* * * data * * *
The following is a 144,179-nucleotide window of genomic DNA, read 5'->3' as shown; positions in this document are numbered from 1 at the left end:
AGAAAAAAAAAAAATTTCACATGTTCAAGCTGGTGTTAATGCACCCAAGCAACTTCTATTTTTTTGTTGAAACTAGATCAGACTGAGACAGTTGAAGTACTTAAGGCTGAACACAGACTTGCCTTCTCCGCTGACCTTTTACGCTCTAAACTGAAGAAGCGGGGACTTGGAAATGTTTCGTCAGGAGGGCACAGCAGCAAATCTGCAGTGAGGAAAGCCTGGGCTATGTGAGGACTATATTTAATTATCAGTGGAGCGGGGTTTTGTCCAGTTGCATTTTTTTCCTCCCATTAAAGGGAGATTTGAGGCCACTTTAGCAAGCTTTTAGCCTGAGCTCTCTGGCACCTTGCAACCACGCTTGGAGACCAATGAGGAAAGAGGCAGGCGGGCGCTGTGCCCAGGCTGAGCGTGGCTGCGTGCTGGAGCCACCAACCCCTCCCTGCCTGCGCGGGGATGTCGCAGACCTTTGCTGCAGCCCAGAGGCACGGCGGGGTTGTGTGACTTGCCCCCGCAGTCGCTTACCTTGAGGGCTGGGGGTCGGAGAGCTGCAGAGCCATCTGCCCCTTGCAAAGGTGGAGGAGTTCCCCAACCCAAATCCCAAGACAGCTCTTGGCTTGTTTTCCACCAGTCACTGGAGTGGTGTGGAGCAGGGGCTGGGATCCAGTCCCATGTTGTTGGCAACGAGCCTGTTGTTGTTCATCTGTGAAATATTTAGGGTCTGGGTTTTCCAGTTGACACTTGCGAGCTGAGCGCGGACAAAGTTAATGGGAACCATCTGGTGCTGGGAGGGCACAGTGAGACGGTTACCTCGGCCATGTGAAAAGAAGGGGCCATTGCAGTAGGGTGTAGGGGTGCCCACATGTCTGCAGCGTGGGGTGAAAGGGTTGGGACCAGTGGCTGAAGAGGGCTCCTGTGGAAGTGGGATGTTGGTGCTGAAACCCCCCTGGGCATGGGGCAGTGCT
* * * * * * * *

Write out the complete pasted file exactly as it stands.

The following is a 144,179-nucleotide window of genomic DNA, read 5'->3' as shown; positions in this document are numbered from 1 at the left end:
AGAAAAAAAAAAAATTTCACATGTTCAAGCTGGTGTTAATGCACCCAAGCAACTTCTATTTTTTTGTTGAAACTAGATCAGACTGAGACAGTTGAAGTACTTAAGGCTGAACACAGACTTGCCTTCTCCGCTGACCTTTTACGCTCTAAACTGAAGAAGCGGGGACTTGGAAATGTTTCGTCAGGAGGGCACAGCAGCAAATCTGCAGTGAGGAAAGCCTGGGCTATGTGAGGACTATATTTAATTATCAGTGGAGCGGGGTTTTGTCCAGTTGCATTTTTTTCCTCCCATTAAAGGGAGATTTGAGGCCACTTTAGCAAGCTTTTAGCCTGAGCTCTCTGGCACCTTGCAACCACGCTTGGAGACCAATGAGGAAAGAGGCAGGCGGGCGCTGTGCCCAGGCTGAGCGTGGCTGCGTGCTGGAGCCACCAACCCCTCCCTGCCTGCGCGGGGATGTCGCAGACCTTTGCTGCAGCCCAGAGGCACGGCGGGGTTGTGTGACTTGCCCCCGCAGTCGCTTACCTTGAGGGCTGGGGGTCGGAGAGCTGCAGAGCCATCTGCCCCTTGCAAAGGTGGAGGAGTTCCCCAACCCAAATCCCAAGACAGCTCTTGGCTTGTTTTCCACCAGTCACTGGAGTGGTGTGGAGCAGGGGCTGGGATCCAGTCCCATGTTGTTGGCAACGAGCCTGTTGTTGTTCATCTGTGAAATATTTAGGGTCTGGGTTTTCCAGTTGACACTTGCGAGCTGAGCGCGGACAAAGTTAATGGGAACCATCTGGTGCTGGGAGGGCACAGTGAGACGGTTACCTCGGCCATGTGAAAAGAAGGGGCCATTGCAGTAGGGTGTAGGGGTGCCCACATGTCTGCAGCGTGGGGTGAAAGGGTTGGGACCAGTGGCTGAAGAGGGCTCCTGTGGAAGTGGGATGTTGGTGCTGAAACCCCCCTGGGCATGGGGCAGTGCT